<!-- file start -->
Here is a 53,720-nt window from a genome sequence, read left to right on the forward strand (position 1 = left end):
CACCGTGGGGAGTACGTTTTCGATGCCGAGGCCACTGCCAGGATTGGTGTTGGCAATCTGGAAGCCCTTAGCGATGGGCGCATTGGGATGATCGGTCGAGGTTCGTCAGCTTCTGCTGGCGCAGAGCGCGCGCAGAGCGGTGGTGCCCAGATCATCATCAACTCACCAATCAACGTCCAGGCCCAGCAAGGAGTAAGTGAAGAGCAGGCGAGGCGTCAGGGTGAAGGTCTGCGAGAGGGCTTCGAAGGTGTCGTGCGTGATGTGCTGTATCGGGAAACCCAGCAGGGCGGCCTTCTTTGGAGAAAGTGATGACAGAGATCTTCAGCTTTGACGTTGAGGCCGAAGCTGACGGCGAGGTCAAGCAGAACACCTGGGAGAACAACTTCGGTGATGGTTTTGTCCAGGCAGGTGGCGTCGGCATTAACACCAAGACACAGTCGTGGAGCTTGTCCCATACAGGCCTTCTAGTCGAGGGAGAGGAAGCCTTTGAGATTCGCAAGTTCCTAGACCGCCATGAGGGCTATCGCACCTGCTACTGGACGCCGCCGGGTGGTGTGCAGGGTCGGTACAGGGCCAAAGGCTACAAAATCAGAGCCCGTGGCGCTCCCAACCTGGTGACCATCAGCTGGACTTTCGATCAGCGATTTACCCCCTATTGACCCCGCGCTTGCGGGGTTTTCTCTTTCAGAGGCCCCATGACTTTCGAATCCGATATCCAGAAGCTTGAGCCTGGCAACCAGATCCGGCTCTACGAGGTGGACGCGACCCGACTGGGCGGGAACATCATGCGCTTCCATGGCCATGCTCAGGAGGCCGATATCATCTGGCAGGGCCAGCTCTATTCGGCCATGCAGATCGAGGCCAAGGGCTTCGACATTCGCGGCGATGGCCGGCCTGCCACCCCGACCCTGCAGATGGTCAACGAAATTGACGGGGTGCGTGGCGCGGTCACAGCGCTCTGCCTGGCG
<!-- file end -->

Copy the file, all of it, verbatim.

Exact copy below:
Here is a 53,720-nt window from a genome sequence, read left to right on the forward strand (position 1 = left end):
CACCGTGGGGAGTACGTTTTCGATGCCGAGGCCACTGCCAGGATTGGTGTTGGCAATCTGGAAGCCCTTAGCGATGGGCGCATTGGGATGATCGGTCGAGGTTCGTCAGCTTCTGCTGGCGCAGAGCGCGCGCAGAGCGGTGGTGCCCAGATCATCATCAACTCACCAATCAACGTCCAGGCCCAGCAAGGAGTAAGTGAAGAGCAGGCGAGGCGTCAGGGTGAAGGTCTGCGAGAGGGCTTCGAAGGTGTCGTGCGTGATGTGCTGTATCGGGAAACCCAGCAGGGCGGCCTTCTTTGGAGAAAGTGATGACAGAGATCTTCAGCTTTGACGTTGAGGCCGAAGCTGACGGCGAGGTCAAGCAGAACACCTGGGAGAACAACTTCGGTGATGGTTTTGTCCAGGCAGGTGGCGTCGGCATTAACACCAAGACACAGTCGTGGAGCTTGTCCCATACAGGCCTTCTAGTCGAGGGAGAGGAAGCCTTTGAGATTCGCAAGTTCCTAGACCGCCATGAGGGCTATCGCACCTGCTACTGGACGCCGCCGGGTGGTGTGCAGGGTCGGTACAGGGCCAAAGGCTACAAAATCAGAGCCCGTGGCGCTCCCAACCTGGTGACCATCAGCTGGACTTTCGATCAGCGATTTACCCCCTATTGACCCCGCGCTTGCGGGGTTTTCTCTTTCAGAGGCCCCATGACTTTCGAATCCGATATCCAGAAGCTTGAGCCTGGCAACCAGATCCGGCTCTACGAGGTGGACGCGACCCGACTGGGCGGGAACATCATGCGCTTCCATGGCCATGCTCAGGAGGCCGATATCATCTGGCAGGGCCAGCTCTATTCGGCCATGCAGATCGAGGCCAAGGGCTTCGACATTCGCGGCGATGGCCGGCCTGCCACCCCGACCCTGCAGATGGTCAACGAAATTGACGGGGTGCGTGGCGCGGTCACAGCGCTCTGCCTGGCG